1. ## Last in line

100 people waiting to get onto the plane. You are last in line. Each person has a boarding pass with an assigned seat. The first person to board, drops his pass before he gets on and does not remember what seat that he was assigned so he randomly takes a seat. Each person boarding thereafter may or may not sit in their assigned seat. What are the odds that you will be able to sit in the seat assigned to you.

BTW, I do not know the answer, just trying to help a friend out.

2. ## Re: Last in line

It would depend on how many seats there are on the plane. Just to get the terms of the problem clear, is it equivalent to 99 people selecting seats at random, and the 100th person wondering what the probability of their allocated seat not being occupied is?

With a total of n seats available, and r passengers ahead of you, occupying seats at random, then the probability that your allocated seat will still be vacant when your turn comes is:

(n - r) / n

So if there were 120 seats total, in your case it's (120 - 99) / 120 = 21/120 = 0.175. If there were only 100 seats total, it drops to 1/100.

Alan

3. ## Re: Last in line

And what are the chances of Allan being correct if there were 100 of these questions asked! <img src=/S/laugh.gif border=0 alt=laugh width=15 height=15>

4. ## Re: Last in line

Another possible interpretation...

There are 100 seats in total.
Each person occupies their allocated seat if it is free, otherwise they take a seat at random.

Analysing this for each of the remaining 98 passengers in front of you shows that if their seat is already occupied they may
1. <LI>Sit in your seat<LI>Sit in the seat corresponding to the lost ticket<LI>Sit in the seat of a passenger who has not yet boarded
If they choose 1. or 2. (both equally likely) then everyone boarding after them gets their allocated seat, and you have a 50% chance of getting your own seat. If they choose 3. then eventually someone else will have to choose 1. or 2.

So I reckon that on this interpretation you have exactly a 50% chance of getting your assigned seat.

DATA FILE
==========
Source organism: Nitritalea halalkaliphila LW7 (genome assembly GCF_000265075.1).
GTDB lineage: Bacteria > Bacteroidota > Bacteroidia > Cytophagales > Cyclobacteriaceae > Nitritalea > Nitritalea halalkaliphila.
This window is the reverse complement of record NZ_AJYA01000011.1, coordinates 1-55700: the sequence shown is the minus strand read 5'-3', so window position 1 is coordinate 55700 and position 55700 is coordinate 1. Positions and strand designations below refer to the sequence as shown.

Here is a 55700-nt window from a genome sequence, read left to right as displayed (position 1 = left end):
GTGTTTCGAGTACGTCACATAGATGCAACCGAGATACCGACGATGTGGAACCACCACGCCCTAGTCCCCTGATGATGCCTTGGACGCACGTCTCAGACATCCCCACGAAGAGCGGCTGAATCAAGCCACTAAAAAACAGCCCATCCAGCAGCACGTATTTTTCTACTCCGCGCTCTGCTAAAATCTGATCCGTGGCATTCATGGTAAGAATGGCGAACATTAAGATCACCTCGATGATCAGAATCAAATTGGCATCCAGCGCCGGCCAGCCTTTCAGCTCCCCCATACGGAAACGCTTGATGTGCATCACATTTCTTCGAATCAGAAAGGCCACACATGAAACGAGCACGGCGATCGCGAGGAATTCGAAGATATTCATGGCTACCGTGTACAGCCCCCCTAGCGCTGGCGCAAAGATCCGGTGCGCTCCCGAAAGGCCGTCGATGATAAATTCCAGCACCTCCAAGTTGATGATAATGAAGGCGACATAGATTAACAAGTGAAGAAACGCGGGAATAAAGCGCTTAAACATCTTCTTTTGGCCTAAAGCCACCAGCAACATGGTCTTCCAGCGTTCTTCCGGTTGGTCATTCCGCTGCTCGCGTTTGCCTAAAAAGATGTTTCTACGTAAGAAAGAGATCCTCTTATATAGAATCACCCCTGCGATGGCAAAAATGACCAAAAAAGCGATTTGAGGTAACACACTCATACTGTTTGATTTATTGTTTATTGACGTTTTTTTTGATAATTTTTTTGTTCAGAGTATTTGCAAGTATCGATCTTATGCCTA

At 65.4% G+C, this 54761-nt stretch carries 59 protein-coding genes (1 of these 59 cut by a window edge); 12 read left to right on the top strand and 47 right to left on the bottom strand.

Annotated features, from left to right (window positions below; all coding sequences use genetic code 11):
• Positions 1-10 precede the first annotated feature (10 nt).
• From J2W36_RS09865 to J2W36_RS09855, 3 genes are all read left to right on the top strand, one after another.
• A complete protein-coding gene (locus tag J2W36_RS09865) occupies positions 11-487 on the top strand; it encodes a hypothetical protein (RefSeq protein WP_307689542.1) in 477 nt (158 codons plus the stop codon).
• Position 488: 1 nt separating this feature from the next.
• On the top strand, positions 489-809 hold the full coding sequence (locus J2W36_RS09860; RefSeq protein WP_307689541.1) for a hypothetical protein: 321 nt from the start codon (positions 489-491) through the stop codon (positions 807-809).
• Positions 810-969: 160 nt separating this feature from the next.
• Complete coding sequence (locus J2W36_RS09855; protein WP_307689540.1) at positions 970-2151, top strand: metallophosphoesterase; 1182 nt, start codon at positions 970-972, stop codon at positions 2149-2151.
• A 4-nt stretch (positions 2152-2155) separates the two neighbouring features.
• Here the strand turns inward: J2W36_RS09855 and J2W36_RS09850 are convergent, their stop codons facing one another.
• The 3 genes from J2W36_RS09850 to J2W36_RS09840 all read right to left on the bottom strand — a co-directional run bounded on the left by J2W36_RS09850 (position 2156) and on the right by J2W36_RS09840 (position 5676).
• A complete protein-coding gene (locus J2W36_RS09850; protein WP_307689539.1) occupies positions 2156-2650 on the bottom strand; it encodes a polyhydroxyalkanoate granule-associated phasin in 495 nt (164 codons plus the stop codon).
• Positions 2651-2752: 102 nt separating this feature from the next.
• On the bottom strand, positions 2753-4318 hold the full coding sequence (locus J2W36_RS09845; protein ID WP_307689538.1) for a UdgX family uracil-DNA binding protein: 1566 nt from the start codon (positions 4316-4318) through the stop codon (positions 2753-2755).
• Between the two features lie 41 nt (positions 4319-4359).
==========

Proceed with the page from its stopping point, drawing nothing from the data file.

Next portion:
StuartR

5. ## Re: Last in line

opps, yes there are 100 seats

6. ## Re: Last in line

According to Stuart's interpretation, which is the most likely one in reality I'd think, then the situation becomes very complex in my estimation. Despite the 3 "simple" choices for each passenger, I can't see how he arrives at 50% as the answer. My attempts lead to tree diagrams that look like the proverbial impenetrable jungle. But Stuart has a knack for seeing the forest for the trees with such problems, so hopefully he can explain further. <img src=/S/smile.gif border=0 alt=smile width=15 height=15>

Alan

Edited - Looking more closely at some possibilities, using Stuart's assumptions, it does appear that the probability is 50% (tried cases for 4 and 8 passengers). Interestingly, the last person in the queue would either end up in their correct seat, or in the one designated to the first person in the queue, who lost their seat allocation pass, if Stuart's "rules" are followed.

7. ## Re: Last in line

Alan,

At each point in the tree there are 3 possibilities. 2 of them (take your seat, take the seat for the missing ticket) will end the tree AND THEY ARE EQUALLY LIKELY. The other - at unknown probability, will lead to the same situation occuring again and again until one of the two equally likely events terminates the tree.

StuartR

8. ## Re: Last in line

I just think they should throw the guy out of the plane who does not have his boarding pass - and that will clear up the whole messy scenario! <img src=/S/laugh.gif border=0 alt=laugh width=15 height=15>

9. ## Re: Last in line

Stuart,

I can verify exactly what you say from the sample scenarios (trees) I've created. I'm afraid though, that this is one of those ones I just can't "see" (picture/ visualize) the way you obviously can. Unfortunately, this situation has now unleashed a monster, and I'm going to have to see through a formal analysis for the general case!